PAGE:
May 19, 2017

Growing Business

From the 2017 mAGazine
By Aimee Nelson
Photography by Matt Barton

Business is cutthroat. Sometimes a little cultivation makes all the difference between growth and extinction. The University of Kentucky College of Agriculture, Food and Environment wants Kentucky companies to grow and thrive. CAFE's Grow Kentucky is cultivating seeds for success. An economic gardening program, it is a partnership between the Community and Economic Development Initiative of Kentucky and the Kentucky Small Business Development Center.

May 18, 2017

The Roots of the Matter

From the 2017 mAGazine

David McNear studies the rhizosphere-the area where plant roots, microbes, and soil interact. With a $500,000 U.S Department of Agriculture grant, he is exploring how phosphorus moves through the rhizosphere in a no-till cover crop system.

David McNear demonstrates the use of rhizotron,
which allows him to view the root system within a mesocosm.
Phosphorus is a mined, finite resource only found in a few regions of the world. Some scientists expect, at current usage rates, phosphorus production will peak or plateau within the next 100 years. Therefore, it is important for farmers to efficiently use the mineral.

In the most cropping systems, a lot of applied phosphorus doesn't make it into the crop, affecting use efficiency and the farmers' bottom lines.

McNear, UK associate professor in soil science, is studying ways plants can get the most from phosphorus in the soil, which should help farmers better capitalize on their fertilizer investment while at the same time preserving the environment.

Mapping Disease

From the 2017 mAGazine

Jacqueline Smith. Maps can be found at
Jacqueline Smith, PhD '12, epidemiologist at UK's Veterinary Diagnostic Laboratory, has created digital maps of reported rabies cases in Kentucky. Smith is putting to use the knowledge she has acquired as an epidemiologist and in her studies in geographic information systems, or GIS mapping.

Almost 30,000 animals have been tested for rabies in the state over the past 25 years, with only 707 positive cases, mostly from skunks and bats. Rabies in domestic animals is rare. The Kentucky departments of Fish and Wildlife and Public Health contribute to the surveillance by testing deer, raccoons, and other wildlife.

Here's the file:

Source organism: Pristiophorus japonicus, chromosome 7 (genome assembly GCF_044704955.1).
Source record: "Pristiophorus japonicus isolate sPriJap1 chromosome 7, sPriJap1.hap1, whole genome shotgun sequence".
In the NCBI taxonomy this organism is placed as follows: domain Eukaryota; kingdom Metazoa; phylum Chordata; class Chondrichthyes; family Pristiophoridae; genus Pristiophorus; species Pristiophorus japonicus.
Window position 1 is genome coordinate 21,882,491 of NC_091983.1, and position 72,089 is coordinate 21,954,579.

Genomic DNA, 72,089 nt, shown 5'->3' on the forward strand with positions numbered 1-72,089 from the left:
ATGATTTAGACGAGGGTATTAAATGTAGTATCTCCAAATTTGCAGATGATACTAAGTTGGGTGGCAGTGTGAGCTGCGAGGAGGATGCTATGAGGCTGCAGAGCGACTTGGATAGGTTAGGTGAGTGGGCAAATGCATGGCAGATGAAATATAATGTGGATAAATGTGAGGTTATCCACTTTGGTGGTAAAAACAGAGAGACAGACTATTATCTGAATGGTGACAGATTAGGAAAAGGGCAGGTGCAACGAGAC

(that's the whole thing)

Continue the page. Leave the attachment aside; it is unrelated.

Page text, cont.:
"It shows the state does an extensive job of surveillance for rabies to protect the public health," Smith said. "We all collaborate to foster the idea of 'one health' in Kentucky."

Flee, Fleas!

From the 2017 mAGazine

They're an irritant and a nuisance. They aggravate our pets and can cost us money and sleep. Fleas are responsible for more than half of all skin conditions that require veterinary care. A single flea can lay up to 50 eggs a day on an animal, but many eggs drop off onto carpets or bedding. This means treating the animal alone may not be enough to control the problem. The most effective products for treating your home's interior contain both adulticide and an insect growth regulator. Read the labels carefully!

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Grain and Forage Center of Excellence

From the 2017 mAGazine

Chad Lee, director of the UK Grain and Forage
Center of  Excellence
Like generations of Kentucky producers, Hodgenvile farmer Ryan Bivens, '01, has relied on CAFE experts to help him make unbiased decisions to improve his grain operation. He sees the Grain and Forage Center of Excellence as an important way UK can help producers solve new challenges.

"We are sitting on a golden opportunity," he said. "The center will allow UK scientists to do more intensive research on production agriculture. It will not only be an asset to Kentucky farmers, but it will prove invaluable for farmers in many different states."